Effects of Antidepressant Medication on Morbidity and Mortality in Depressed Patients After Myocardial Infarction
Department of Psychiatry and Behavioral Sciences, Stanford Medical Center, Stanford University School of Medicine, Stanford, CA 94305-5722, USA. Archives of General Psychiatry
(Impact Factor: 14.48).
08/2005; 62(7):792-8. DOI: 10.1001/archpsyc.62.7.792
Depression after myocardial infarction (MI) is associated with higher morbidity and mortality. Although antidepressants are effective in reducing depression, their use in patients with cardiovascular disease remains controversial.
To undertake a secondary analysis to determine the effects of using antidepressants on morbidity and mortality in post-MI patients who participated in the Enhancing Recovery in Coronary Heart Disease study.
Observational secondary analysis.
Eight academic sites.
The Enhancing Recovery in Coronary Heart Disease clinical trial randomized 2481 depressed and/or socially isolated patients from October 1, 1996, to October 31, 1999. Depression was diagnosed using a structured clinical interview. This analysis was conducted on the 1834 patients enrolled with depression (849 women and 985 men).
Use of antidepressant medication.
Event-free survival was defined as the absence of death or recurrent MI. All-cause mortality was also examined. To relate exposure to antidepressants to subsequent morbidity and mortality, the data were analyzed using a time-dependent covariate model.
During a mean follow-up of 29 months, 457 fatal and nonfatal cardiovascular events occurred. The risk of death or recurrent MI was significantly lower in patients taking selective serotonin reuptake inhibitors (adjusted hazard ratio [HR], 0.57; 95% confidence interval [CI], 0.38-0.84), as were the risk of all-cause mortality (adjusted HR, 0.59; 95% CI, 0.37-0.96) and recurrent MI (adjusted HR, 0.53; 95% CI, 0.32-0.90), compared with patients who did not use selective serotonin reuptake inhibitors. For patients taking non-selective serotonin reuptake inhibitor antidepressants, the comparable HRs (95% CIs) were 0.72 (0.44-1.18), 0.64 (0.34-1.22), and 0.73 (0.38-1.38) for risk of death or recurrent MI, all-cause mortality, or recurrent MI, respectively, compared with nonusers.
Use of selective serotonin reuptake inhibitors in depressed patients who experience an acute MI might reduce subsequent cardiovascular morbidity and mortality. A controlled trial is needed to examine this important issue.
Available from: Christian Otte
- "pain syndromes). Selective serotonin reuptake inhibitors (SSRI), on the other hand, are regarded relatively safe in coronary heart disease patients and have even been shown to be associated with reduced mortality (Taylor et al. 2005). However, other studies have raised doubts regarding the safety of SSRI in coronary heart disease patients (O'Connor et al. 2008; Fosbøl et al. 2009; Krantz et al. 2009). "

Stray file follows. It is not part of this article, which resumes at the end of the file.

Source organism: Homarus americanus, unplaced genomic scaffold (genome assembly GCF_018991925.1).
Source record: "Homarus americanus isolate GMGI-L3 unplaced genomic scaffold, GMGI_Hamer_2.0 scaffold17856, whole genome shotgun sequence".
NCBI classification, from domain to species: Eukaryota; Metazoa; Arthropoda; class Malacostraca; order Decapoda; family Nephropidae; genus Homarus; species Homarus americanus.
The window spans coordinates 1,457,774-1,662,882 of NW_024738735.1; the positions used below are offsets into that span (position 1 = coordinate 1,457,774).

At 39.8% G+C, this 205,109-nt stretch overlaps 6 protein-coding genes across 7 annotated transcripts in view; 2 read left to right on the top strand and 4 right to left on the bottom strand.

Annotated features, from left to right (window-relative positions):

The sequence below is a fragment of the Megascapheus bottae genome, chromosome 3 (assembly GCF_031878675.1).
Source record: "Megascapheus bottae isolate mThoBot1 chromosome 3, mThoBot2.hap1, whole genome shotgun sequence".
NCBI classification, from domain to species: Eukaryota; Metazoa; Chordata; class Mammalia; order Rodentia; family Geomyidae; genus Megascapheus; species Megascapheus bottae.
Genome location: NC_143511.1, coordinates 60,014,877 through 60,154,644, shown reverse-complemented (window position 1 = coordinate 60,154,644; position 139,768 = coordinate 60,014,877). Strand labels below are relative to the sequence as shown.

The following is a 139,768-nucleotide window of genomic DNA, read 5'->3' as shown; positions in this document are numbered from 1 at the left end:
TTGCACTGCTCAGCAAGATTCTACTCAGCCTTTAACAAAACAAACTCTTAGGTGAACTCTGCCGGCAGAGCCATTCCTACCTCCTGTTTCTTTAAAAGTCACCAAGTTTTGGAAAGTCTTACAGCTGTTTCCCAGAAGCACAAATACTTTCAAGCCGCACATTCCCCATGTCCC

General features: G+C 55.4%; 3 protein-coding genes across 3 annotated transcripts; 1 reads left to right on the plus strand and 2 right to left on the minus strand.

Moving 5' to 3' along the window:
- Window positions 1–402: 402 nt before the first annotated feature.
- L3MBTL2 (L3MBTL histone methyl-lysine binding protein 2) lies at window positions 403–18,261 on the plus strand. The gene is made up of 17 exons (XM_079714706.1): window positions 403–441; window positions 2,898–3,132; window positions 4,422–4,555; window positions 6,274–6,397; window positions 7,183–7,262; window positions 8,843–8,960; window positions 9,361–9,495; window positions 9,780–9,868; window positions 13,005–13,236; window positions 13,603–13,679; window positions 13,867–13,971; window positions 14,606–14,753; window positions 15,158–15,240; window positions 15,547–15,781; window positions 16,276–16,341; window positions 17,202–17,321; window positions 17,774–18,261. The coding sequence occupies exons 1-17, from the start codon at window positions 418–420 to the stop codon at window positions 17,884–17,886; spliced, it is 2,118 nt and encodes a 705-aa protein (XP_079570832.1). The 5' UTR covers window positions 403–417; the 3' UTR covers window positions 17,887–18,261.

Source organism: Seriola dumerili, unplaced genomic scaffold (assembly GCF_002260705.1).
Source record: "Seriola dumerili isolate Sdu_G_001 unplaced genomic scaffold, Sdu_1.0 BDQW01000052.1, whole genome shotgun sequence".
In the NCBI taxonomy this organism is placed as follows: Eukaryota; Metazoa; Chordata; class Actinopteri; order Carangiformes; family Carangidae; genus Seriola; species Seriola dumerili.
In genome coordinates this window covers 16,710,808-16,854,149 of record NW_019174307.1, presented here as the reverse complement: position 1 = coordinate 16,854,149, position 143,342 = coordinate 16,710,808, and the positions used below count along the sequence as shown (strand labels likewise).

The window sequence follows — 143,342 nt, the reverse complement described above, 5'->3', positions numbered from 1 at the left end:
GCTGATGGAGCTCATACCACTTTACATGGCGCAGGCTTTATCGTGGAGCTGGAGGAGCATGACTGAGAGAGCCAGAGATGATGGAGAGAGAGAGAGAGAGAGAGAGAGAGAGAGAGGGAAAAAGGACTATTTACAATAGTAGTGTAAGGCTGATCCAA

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Antidepressants reduce depressive symptoms in patients with coronary heart disease, but they may be associated with increased mortality. This study aimed to examine whether the use of tricyclic antidepressants (TCA) or selective serotonin reuptake inhibitors (SSRI) is associated with mortality in patients with coronary heart disease, and to determine whether this association is mediated by autonomic function.
A total of 956 patients with coronary heart disease were followed for a mean duration of 7.2 years. Autonomic function was assessed as heart rate variability, and plasma and 24-h urinary norepinephrine.
Of 956 patients, 44 (4.6%) used TCA, 89 (9.3%) used SSRI, and 823 (86.1%) did not use antidepressants. At baseline, TCA users exhibited lower heart rate variability and higher norepinephrine levels compared with SSRI users and antidepressant non-users. At the end of the observational period, 52.3% of the TCA users had died compared with 38.2% in the SSRI group and 37.3% in the control group. The adjusted hazard ratio (HR) for TCA use compared with non-use was 1.74 [95% confidence interval (CI) 1.12-2.69, p = 0.01]. Further adjustment for measures of autonomic function reduced the association between TCA use and mortality (HR = 1.27, 95% CI 0.67-2.43, p = 0.47). SSRI use was not associated with mortality (HR = 1.15, 95% CI 0.81-1.64, p = 0.44).